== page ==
Fantasy sports fans wonder if the games are rigged

Can daily fantasy football sites score financial touchdown?
Can daily fantasy football sites score financial touchdown?

Are fantasy sports rigged?

That's what millions of fantasy players are wondering after it was revealed this week that a DraftKings employee won $350,000 in a weekly NFL contest on rival FanDuel. That same employee had access to company data that could have given him an unfair advantage.

If enough fans start to wonder whether fantasy sports is a scam, the multi-billion industry with virtually no government oversight could go bust.

"I knew it. ... I knew it. ... I knew it. They are cheating people like me out of billions of dollars," fantasy player Chad Levinger told CNNMoney. "I've virtually given up on ever winning. You cannot win no matter how good or lucky you are when employees and owners of these companies are rigging the lineups."

And it's not just the fans who are wondering.

New York Attorney General Eric Schneiderman has announced a probe of the practices at DraftKings and FanDuel -- the two highest-profile players in the business.

Disney's ESPN said Tuesday that it's pulling on-air segments sponsored by DraftKings, and DraftKings pulled it ads from the sports network.

DraftKings and FanDuel took the unusual step of issuing a joint statement Monday when the scandal broke. They said they were both committed to the integrity of the games, and instituted a temporary ban on their employees playing fantasy games for money.

Related: Fantasy sports - What is it, anyway?

Both companies followed that up on Wednesday by issuing separate statements to say they have permanently banned their employees from playing games for money, and will take steps to ensure their customers don't work for a competing fantasy site before they're allowed to play.

FanDuel also confirmed that it paid out a $350,000 prize to the DraftKing employee, and that it has found no evidence that the contest in question was in any way compromised, or that "non-public information was used for unfair advantage."

FanDuel's statement suggests that it may not have been prepared for fantasy sports' explosion in popularity.

Related: Me and my buddy won $100,000 on fantasy football

"FanDuel is one of the fastest growing companies in the world," it said. "It's our job to ensure that as our company grows, so does our ability to ensure that our fans can be confident in the sanctity and integrity of every game, every day."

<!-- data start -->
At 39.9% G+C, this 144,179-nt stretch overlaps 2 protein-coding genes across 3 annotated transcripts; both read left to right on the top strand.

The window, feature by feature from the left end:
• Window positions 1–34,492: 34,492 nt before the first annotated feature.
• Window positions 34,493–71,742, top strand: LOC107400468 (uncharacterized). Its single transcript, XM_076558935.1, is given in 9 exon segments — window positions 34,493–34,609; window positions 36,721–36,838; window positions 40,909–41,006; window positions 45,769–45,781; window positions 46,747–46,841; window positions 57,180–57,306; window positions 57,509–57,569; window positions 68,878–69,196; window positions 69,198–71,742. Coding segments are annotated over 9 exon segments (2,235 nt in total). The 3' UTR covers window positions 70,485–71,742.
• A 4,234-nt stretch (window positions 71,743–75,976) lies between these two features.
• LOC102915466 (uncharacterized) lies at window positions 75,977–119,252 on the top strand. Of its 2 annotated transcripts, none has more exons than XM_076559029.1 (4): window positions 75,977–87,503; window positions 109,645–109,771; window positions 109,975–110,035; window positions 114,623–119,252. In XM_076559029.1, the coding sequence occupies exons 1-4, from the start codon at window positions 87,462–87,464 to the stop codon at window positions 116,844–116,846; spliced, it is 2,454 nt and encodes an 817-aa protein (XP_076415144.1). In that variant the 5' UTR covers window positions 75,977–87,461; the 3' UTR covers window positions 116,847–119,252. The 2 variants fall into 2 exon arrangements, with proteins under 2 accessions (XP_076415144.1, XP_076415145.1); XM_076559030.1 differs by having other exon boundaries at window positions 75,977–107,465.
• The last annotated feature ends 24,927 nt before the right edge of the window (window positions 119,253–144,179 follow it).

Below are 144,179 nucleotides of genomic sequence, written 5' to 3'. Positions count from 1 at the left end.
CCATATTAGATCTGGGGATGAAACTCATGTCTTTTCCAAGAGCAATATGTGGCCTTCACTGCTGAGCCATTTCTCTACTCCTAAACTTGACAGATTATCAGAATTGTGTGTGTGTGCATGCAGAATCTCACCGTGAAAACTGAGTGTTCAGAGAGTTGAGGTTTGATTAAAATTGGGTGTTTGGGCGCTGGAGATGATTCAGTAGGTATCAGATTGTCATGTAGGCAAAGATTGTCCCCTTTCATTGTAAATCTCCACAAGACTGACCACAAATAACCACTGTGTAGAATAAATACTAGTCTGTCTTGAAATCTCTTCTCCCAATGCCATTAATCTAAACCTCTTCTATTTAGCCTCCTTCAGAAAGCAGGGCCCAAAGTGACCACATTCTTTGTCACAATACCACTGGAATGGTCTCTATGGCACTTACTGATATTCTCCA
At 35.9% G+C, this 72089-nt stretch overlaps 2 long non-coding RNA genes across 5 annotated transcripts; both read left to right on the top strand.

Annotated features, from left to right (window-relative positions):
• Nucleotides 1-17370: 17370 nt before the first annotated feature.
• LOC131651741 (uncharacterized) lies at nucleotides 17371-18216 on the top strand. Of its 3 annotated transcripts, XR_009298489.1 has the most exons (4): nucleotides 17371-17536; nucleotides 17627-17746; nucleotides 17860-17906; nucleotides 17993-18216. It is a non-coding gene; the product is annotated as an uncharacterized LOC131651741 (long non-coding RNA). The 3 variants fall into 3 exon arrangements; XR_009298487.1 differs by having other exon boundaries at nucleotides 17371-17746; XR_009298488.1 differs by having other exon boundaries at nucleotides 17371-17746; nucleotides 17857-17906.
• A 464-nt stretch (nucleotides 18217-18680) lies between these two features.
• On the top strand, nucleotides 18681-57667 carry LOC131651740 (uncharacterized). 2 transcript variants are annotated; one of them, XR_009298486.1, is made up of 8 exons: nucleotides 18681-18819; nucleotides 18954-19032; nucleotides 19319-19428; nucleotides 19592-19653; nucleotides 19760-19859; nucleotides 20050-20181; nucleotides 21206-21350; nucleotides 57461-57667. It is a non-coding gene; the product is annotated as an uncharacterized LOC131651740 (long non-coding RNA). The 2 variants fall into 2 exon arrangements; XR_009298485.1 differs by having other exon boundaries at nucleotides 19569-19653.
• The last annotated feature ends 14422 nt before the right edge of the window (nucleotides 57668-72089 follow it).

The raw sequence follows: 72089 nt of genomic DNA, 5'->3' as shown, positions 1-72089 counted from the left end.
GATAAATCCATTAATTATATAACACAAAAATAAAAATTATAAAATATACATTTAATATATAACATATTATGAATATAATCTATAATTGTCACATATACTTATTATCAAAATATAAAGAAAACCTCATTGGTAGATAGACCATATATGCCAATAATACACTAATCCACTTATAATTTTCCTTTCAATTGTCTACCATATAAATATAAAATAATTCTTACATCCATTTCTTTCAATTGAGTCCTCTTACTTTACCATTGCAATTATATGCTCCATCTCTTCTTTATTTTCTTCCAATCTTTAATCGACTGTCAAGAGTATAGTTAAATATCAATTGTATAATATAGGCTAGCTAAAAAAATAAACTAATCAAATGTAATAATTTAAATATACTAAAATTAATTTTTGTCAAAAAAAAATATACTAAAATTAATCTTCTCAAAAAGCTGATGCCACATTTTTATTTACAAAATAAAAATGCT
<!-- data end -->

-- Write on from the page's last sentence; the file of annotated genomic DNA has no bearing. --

Indeed, the number of fantasy players has soared 78% in the last five years to nearly 57 million in the U.S. and Canada, according to STATS Inc.

While many people play private games with groups of friends, the fastest growing part of the industry are big-money contests played online by huge pools of strangers. Fans choose from real players in a draft or an online selection process to assemble a fantasy team. Then the players' real-game statistics are compiled and compared to see whose fantasy team has done the best.

DraftKings and FanDuel have each recently raised about $300 million from investors including Major League Baseball, the NBA, owners of both NFL and NBA teams, and major media companies, including CNN parent Time Warner (TWX), which has a stake in FanDuel.

Why fantasy sports are legal

The games might seem like gambling, but a series of court decisions and a 63-word provision of federal law allows fantasy sports because they are classified as a game of skill rather than a game of chance. Still, not everyone is convinced, including the man who invented fantasy sports.

"I consider it gambling at the level it is now played," said Daniel Okrent, who came up with the idea of fantasy baseball as something to do with other baseball fan friends 36 years ago. "We learned this [week] it's not so much a game of skill, it's a game of inside information."

-- CNNMoney's Ahiza Garcia contributed to this report.

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